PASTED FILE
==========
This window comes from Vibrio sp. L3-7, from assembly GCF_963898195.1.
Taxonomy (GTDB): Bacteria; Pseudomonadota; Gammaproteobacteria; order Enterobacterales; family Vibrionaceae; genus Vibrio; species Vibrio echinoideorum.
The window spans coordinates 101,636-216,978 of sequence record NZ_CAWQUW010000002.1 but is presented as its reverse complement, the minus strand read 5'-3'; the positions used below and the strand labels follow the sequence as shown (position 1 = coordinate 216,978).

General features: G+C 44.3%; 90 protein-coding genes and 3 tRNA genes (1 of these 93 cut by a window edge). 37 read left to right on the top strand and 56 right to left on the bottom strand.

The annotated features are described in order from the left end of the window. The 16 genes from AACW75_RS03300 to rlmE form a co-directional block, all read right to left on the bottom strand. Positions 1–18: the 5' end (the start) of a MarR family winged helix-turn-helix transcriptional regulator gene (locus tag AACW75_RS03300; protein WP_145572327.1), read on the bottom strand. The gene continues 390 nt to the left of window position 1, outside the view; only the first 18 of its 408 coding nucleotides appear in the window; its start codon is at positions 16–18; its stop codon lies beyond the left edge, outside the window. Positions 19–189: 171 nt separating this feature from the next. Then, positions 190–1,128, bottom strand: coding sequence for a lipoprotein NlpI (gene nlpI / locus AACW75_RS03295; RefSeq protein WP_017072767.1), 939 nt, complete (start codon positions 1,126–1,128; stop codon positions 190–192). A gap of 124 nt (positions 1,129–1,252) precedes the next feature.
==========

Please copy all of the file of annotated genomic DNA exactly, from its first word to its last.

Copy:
This window comes from Vibrio sp. L3-7, from assembly GCF_963898195.1.
Taxonomy (GTDB): Bacteria; Pseudomonadota; Gammaproteobacteria; order Enterobacterales; family Vibrionaceae; genus Vibrio; species Vibrio echinoideorum.
The window spans coordinates 101,636-216,978 of sequence record NZ_CAWQUW010000002.1 but is presented as its reverse complement, the minus strand read 5'-3'; the positions used below and the strand labels follow the sequence as shown (position 1 = coordinate 216,978).

General features: G+C 44.3%; 90 protein-coding genes and 3 tRNA genes (1 of these 93 cut by a window edge). 37 read left to right on the top strand and 56 right to left on the bottom strand.

The annotated features are described in order from the left end of the window. The 16 genes from AACW75_RS03300 to rlmE form a co-directional block, all read right to left on the bottom strand. Positions 1–18: the 5' end (the start) of a MarR family winged helix-turn-helix transcriptional regulator gene (locus tag AACW75_RS03300; protein WP_145572327.1), read on the bottom strand. The gene continues 390 nt to the left of window position 1, outside the view; only the first 18 of its 408 coding nucleotides appear in the window; its start codon is at positions 16–18; its stop codon lies beyond the left edge, outside the window. Positions 19–189: 171 nt separating this feature from the next. Then, positions 190–1,128, bottom strand: coding sequence for a lipoprotein NlpI (gene nlpI / locus AACW75_RS03295; RefSeq protein WP_017072767.1), 939 nt, complete (start codon positions 1,126–1,128; stop codon positions 190–192). A gap of 124 nt (positions 1,129–1,252) precedes the next feature.